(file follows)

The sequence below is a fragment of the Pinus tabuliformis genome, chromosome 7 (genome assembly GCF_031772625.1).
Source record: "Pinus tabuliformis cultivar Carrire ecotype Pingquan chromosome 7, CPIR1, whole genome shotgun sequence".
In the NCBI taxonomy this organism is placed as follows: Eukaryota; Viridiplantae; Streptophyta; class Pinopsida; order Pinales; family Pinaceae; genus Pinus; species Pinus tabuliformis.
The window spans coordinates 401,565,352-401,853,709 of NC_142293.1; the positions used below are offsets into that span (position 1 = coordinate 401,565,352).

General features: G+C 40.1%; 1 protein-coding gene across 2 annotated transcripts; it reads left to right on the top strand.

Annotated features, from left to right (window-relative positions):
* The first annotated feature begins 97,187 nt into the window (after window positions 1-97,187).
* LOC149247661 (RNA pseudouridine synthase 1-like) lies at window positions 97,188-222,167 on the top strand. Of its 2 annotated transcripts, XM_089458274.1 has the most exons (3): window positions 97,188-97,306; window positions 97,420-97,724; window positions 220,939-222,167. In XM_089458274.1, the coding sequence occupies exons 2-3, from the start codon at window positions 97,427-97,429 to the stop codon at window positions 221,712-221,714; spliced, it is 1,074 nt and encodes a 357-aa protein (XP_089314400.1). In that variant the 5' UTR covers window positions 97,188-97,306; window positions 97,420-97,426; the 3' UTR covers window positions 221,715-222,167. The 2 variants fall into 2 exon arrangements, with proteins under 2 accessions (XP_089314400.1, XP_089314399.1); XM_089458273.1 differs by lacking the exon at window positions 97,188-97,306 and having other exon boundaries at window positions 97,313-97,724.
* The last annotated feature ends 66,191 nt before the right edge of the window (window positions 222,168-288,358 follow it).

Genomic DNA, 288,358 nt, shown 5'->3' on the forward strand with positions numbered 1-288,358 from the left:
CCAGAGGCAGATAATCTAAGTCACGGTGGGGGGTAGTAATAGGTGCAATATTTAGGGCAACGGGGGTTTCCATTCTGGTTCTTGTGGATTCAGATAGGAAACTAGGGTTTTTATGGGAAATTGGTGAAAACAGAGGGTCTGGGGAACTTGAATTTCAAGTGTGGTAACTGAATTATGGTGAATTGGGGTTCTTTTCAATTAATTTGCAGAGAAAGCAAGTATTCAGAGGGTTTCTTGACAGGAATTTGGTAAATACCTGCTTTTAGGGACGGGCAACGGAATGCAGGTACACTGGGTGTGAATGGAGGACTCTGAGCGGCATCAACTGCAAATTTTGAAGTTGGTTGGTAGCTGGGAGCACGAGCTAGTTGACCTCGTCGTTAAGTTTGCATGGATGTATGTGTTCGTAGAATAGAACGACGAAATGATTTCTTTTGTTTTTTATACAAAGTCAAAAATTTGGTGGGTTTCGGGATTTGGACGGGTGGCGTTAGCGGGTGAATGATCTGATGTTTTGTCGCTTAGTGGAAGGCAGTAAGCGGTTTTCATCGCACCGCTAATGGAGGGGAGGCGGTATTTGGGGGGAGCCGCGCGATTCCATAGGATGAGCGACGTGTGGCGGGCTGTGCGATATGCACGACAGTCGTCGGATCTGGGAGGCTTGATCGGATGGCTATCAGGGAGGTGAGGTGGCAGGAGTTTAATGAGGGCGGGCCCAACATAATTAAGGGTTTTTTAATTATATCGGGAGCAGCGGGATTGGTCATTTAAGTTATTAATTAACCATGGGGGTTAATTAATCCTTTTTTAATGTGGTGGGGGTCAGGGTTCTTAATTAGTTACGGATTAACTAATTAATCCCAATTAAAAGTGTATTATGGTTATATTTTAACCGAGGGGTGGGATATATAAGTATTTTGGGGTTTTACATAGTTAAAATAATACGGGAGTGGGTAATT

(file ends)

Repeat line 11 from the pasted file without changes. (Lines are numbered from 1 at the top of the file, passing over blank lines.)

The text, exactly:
CCAGAGGCAGATAATCTAAGTCACGGTGGGGGGTAGTAATAGGTGCAATATTTAGGGCAACGGGGGTTTCCATTCTGGTTCTTGTGGATTCAGATAGGAAACTAGGGTTTTTATGGGAAATTGGTGAAAACAGAGGGTCTGGGGAACTTGAATTTCAAGTGTGGTAACTGAATTATGGTGAATTGGGGTTCTTTTCAATTAATTTGCAGAGAAAGCAAGTATTCAGAGGGTTTCTTGACAGGAATTTGGTAAATACCTGCTTTTAGGGACGGGCAACGGAATGCAGGTACACTGGGTGTGAATGGAGGACTCTGAGCGGCATCAACTGCAAATTTTGAAGTTGGTTGGTAGCTGGGAGCACGAGCTAGTTGACCTCGTCGTTAAGTTTGCATGGATGTATGTGTTCGTAGAATAGAACGACGAAATGATTTCTTTTGTTTTTTATACAAAGTCAAAAATTTGGTGGGTTTCGGGATTTGGACGGGTGGCGTTAGCGGGTGAATGATCTGATGTTTTGTCGCTTAGTGGAAGGCAGTAAGCGGTTTTCATCGCACCGCTAATGGAGGGGAGGCGGTATTTGGGGGGAGCCGCGCGATTCCATAGGATGAGCGACGTGTGGCGGGCTGTGCGATATGCACGACAGTCGTCGGATCTGGGAGGCTTGATCGGATGGCTATCAGGGAGGTGAGGTGGCAGGAGTTTAATGAGGGCGGGCCCAACATAATTAAGGGTTTTTTAATTATATCGGGAGCAGCGGGATTGGTCATTTAAGTTATTAATTAACCATGGGGGTTAATTAATCCTTTTTTAATGTGGTGGGGGTCAGGGTTCTTAATTAGTTACGGATTAACTAATTAATCCCAATTAAAAGTGTATTATGGTTATATTTTAACCGAGGGGTGGGATATATAAGTATTTTGGGGTTTTACATAGTTAAAATAATACGGGAGTGGGTAATT